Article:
Scroll to top

The tailored, interactive myCompass program assists users in the self-management of depression, anxiety, and stress through evidence-based therapeutic approaches and real-time symptom monitoring.

Further Descriptive Information: After registering, users of myCompass complete an assessment about their own depression and anxiety symptoms. The program recommends modules for the user based assessment results. The program contains a total of twelve modules that include education about mental health symptoms, homework assignments, and interactive activities based on evidence-based treatment approaches. Module topics include managing fear and anxiety, tackling unhelpful thinking patterns, and solving problems. Users choose three symptoms (e.g. worry, irritability, medication usage, motivation) to self-monitor. myCompass asks participants to report on these symptoms daily and provides tailored feedback.

Link to commercial site here.

Mobile Application

Theoretical Approaches:
Cognitive Behavioral Therapy (CBT)
Interpersonal Psychotherapy
Problem Solving Therapy
Positive Psychology
Ecological Momentary Assessment (EMA)

Target Outcome(s):

Young Adults (18-30)
Adults (30+)



Remote Access

Geographic Location:



  • Impact of a mobile phone and web program on symptom and functional outcomes for people with mild-to-moderate depression, anxiety, and stress: A randomized controlled trial.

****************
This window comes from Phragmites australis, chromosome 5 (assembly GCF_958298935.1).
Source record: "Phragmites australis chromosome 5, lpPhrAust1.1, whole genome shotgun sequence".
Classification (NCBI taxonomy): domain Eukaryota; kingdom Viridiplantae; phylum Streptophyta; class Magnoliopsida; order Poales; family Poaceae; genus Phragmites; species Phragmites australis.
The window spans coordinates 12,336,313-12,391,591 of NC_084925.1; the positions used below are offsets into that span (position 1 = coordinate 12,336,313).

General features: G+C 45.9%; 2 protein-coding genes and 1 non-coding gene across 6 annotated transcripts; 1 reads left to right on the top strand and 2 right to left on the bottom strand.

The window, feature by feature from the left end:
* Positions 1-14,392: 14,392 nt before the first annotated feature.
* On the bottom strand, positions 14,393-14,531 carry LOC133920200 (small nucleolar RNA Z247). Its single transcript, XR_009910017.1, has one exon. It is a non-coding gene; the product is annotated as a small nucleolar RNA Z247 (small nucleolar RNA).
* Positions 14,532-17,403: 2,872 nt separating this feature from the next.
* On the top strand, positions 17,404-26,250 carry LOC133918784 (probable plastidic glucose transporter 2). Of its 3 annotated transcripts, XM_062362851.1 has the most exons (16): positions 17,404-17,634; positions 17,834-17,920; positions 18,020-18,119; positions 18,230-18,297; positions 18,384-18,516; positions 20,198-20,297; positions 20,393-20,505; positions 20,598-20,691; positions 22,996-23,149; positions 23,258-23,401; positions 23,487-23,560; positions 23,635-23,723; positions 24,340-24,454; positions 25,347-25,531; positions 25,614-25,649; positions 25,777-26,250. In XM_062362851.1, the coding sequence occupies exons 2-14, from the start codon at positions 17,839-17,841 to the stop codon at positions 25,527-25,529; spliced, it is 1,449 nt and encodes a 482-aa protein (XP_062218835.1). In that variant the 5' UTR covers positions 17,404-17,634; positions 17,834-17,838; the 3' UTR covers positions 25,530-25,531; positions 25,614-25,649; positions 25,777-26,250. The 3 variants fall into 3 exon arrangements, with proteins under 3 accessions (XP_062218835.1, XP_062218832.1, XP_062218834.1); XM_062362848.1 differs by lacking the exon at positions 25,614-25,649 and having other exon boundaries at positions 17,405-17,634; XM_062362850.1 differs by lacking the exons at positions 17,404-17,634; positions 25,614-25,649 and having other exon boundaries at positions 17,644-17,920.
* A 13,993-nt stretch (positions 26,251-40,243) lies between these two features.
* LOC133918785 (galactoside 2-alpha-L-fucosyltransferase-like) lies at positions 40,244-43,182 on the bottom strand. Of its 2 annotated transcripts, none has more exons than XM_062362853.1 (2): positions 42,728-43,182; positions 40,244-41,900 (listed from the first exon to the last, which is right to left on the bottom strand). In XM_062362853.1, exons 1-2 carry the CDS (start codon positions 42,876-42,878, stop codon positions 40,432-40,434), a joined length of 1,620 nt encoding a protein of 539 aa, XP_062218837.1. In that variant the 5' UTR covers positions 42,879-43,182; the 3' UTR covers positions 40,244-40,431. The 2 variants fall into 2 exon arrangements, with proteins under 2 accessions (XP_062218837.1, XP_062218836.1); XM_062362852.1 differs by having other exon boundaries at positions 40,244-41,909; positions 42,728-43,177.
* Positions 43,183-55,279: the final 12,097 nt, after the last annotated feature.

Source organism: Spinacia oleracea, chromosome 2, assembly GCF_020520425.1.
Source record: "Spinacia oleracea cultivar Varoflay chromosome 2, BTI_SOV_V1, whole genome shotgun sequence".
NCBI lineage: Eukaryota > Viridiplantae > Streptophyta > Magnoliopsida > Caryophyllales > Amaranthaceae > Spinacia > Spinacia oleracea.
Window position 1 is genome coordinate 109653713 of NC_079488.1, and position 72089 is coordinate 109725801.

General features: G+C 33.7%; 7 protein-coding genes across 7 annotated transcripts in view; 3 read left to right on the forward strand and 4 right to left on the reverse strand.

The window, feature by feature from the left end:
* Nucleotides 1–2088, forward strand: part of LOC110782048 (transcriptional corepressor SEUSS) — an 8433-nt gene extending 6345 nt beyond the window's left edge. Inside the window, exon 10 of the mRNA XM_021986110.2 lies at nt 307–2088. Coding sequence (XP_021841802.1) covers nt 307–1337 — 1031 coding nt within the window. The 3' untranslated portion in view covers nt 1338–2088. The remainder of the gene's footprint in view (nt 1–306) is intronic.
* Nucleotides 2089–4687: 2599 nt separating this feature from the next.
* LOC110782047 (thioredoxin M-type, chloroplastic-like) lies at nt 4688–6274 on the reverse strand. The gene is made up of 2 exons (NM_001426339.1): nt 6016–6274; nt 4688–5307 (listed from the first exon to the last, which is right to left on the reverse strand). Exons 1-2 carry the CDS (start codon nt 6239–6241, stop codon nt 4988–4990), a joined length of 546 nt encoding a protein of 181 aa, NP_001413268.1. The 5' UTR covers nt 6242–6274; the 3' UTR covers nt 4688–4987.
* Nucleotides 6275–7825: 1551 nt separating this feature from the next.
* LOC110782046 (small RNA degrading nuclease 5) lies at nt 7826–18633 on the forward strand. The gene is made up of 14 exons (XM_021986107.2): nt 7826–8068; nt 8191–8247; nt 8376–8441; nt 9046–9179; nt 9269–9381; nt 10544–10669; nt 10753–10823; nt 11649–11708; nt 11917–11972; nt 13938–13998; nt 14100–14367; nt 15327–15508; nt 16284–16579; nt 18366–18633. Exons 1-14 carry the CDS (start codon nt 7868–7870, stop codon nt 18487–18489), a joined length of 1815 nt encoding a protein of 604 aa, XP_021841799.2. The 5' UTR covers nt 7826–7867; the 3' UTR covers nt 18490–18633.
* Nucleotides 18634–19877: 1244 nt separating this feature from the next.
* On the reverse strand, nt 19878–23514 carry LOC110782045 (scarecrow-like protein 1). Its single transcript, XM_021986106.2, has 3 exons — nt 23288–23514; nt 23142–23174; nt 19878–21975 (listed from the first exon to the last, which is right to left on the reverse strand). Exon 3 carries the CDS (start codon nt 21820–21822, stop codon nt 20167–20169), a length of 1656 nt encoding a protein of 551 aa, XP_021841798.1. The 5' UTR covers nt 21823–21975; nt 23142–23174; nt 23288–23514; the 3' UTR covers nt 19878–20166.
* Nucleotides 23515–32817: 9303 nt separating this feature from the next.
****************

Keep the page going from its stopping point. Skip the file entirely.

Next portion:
Proudfoot J, Clarke J, Birch MR, Whitton AE, Manicavasagar V, Harrison V, Christensen H, Hadzi-Pavlovic D. BMC Psychiatry. 2013. 13: 312. PMCID: PMC4225666.

    Summary: This article describes a randomized controlled trial of the myCompass program. Australian adults with mild to moderate depression were recruited using advertisements on social media, the internet, radio, and print. Volunteers were excluded if they had current suicidal ideation or no internet access. Eligible participants (n=720) were randomized to myCompass, an attention control, or a waitlist control. myCompass participants had access to the program for seven weeks. Participants in the attention control were emailed weekly information on depression, anxiety, and stress, and received weekly informational text messages. Participants in the waitlist control group received no treatment for seven weeks, and then had access to myCompass for seven weeks. All participants completed assessments at baseline, post-intervention, and 12-week post intervention follow-up.

    Satisfaction with myCompass was high. Eighty-seven percent of participants receiving myCompass stated that they would use the program again. Overall, participants logged into myCompass an average of 14.7 times and completed symptom ecological momentary assessments an average of 49 times over the seven weeks. Self-monitoring was completed using the myCompass application on participants’ smartphones. After selecting which symptoms to self-monitor, the program sent participants reminders to complete the assessments in myCompass. At post-intervention, the myCompass group had greater improvement in depression, anxiety, work, and social functioning than the control groups. Improvements were sustained at the 12-week follow-up. The waitlist control group had similar improvements in depression and anxiety to the group initially receiving myCompass.

    Take Away: myCompass demonstrated short-term improvement for mild to moderate depression and anxiety among adults.